The first question is where are you located? If you’re in Hollywood or New York, pick up a rock, throw it as hard as you can and chances are you will hit a screenwriter.
If you’re not in Hollywood or New York the task gets a bit more difficult. Of course in the days of technology Skype, Zoom, Go to Meeting have made virtual meetings not only possible but in many cases preferable.
Let’s skip to the next question because the answer to number 1 will impact the answer to number 2.
Are you willing to spend money on a writer? If the answer is “yes” then you can hire a professional by contacting the agencies. Go to IMDB and look up a few films that you feel are similar the movie you’d like to have written. Find the writer or writers and then contact their agents.
This is the most direct, professional way of achieving your goal, but it’s also potentially very expensive.
Let’s go back to location. In New York or Los Angeles you could advertise for a writer on Craigslist or on some of the entertainment oriented sites… like Mandy.com, Production Hub, or ShowBizCentral etc.
When you get a nibble, ask to read a sample script (this method assumes that you are facil with screenplays, and while you may not be able to write one, you know a good one when you read it.) Find a writer that you feel has your sensibility, your taste, or as close as you can get, and hire that writer.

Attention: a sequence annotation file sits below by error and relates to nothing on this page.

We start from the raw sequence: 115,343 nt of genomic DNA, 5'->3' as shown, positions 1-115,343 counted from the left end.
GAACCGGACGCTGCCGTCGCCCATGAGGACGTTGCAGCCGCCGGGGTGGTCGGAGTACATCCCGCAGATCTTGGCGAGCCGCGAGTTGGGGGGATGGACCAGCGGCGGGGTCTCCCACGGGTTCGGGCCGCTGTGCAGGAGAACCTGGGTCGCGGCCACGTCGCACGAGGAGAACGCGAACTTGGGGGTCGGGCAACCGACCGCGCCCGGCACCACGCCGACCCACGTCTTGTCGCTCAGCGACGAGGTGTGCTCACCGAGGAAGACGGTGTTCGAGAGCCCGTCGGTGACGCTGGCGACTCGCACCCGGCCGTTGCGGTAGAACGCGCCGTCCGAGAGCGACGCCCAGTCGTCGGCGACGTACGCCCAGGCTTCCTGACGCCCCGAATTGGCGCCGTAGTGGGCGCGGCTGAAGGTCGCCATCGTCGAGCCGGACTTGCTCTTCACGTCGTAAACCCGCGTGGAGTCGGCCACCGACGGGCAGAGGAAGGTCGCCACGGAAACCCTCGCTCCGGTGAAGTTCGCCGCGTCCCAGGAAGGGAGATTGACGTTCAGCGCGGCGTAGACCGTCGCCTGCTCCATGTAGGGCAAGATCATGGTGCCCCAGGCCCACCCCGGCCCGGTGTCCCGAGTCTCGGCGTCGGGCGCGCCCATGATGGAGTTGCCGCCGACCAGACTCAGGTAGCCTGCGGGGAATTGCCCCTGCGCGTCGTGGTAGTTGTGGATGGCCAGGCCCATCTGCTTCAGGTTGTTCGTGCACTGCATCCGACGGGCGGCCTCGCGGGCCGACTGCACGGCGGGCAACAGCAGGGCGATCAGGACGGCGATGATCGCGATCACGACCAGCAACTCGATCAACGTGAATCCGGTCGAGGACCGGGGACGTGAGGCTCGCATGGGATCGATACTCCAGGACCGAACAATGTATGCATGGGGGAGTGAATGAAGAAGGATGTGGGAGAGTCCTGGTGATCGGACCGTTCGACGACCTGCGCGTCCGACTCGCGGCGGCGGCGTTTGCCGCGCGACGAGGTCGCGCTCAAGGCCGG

Some writers, particularly the inexperienced, may be willing to write on spec with the assurance that they will be paid when/if the project is funded.
The last line of defense would be to go to your friendly neighborhood liberal arts college, and look for a student in the Film/TV or English departments. Many students would work for credit and the promise of pay if the film get funding.
The same process can hold true if you’re outside of New York or Los Angeles, but you’ll have a more difficult time arranging meetings and keeping tabs on your writer.
Just to give you an idea, WGA minimums go from a low for a low budget non-original screenplay - including treatment - of approximately $49,000 to $100K for a higher budget non-original screenplay. Rewrites are an additional $24,000 and polish (a more minor adjustment) is almost $12,000.
That’s the floor and there are other expenses that the WGA requires - Pension, Health, and a $5000 publishing fee.
You can negotiate any pay structure you wish with a non-union writer, but you’re not likely to find the same quality or level of professionalism.
You can learn more at the Writer's Guild's website www.WGA.org.